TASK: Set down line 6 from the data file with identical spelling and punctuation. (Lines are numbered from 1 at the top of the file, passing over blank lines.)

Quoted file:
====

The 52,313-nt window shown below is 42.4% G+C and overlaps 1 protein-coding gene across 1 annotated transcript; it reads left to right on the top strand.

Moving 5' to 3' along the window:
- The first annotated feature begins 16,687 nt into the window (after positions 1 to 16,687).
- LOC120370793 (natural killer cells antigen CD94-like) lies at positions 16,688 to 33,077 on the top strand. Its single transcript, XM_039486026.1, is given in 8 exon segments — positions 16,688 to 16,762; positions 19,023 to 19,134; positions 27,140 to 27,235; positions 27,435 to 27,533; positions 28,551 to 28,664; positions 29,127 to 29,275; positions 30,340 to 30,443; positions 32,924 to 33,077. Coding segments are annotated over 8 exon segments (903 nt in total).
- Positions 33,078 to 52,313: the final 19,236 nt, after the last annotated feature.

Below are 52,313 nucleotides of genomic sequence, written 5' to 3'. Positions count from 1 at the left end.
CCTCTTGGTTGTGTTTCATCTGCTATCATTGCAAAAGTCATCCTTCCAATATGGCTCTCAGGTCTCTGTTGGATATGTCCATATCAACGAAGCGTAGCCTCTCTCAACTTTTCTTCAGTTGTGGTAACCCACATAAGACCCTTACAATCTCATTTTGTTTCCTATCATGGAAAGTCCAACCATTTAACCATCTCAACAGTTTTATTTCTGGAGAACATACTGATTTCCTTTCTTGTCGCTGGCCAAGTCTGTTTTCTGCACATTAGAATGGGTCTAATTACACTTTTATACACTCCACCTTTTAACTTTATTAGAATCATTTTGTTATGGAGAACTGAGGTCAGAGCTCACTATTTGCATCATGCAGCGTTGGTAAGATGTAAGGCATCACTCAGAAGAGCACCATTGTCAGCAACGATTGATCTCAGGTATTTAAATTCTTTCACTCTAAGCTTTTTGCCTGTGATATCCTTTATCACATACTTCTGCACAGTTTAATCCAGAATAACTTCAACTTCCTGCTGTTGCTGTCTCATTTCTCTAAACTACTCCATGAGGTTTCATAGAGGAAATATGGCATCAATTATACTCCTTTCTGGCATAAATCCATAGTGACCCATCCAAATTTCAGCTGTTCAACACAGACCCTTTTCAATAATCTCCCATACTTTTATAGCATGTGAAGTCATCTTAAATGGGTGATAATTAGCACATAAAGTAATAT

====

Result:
Below are 52,313 nucleotides of genomic sequence, written 5' to 3'. Positions count from 1 at the left end.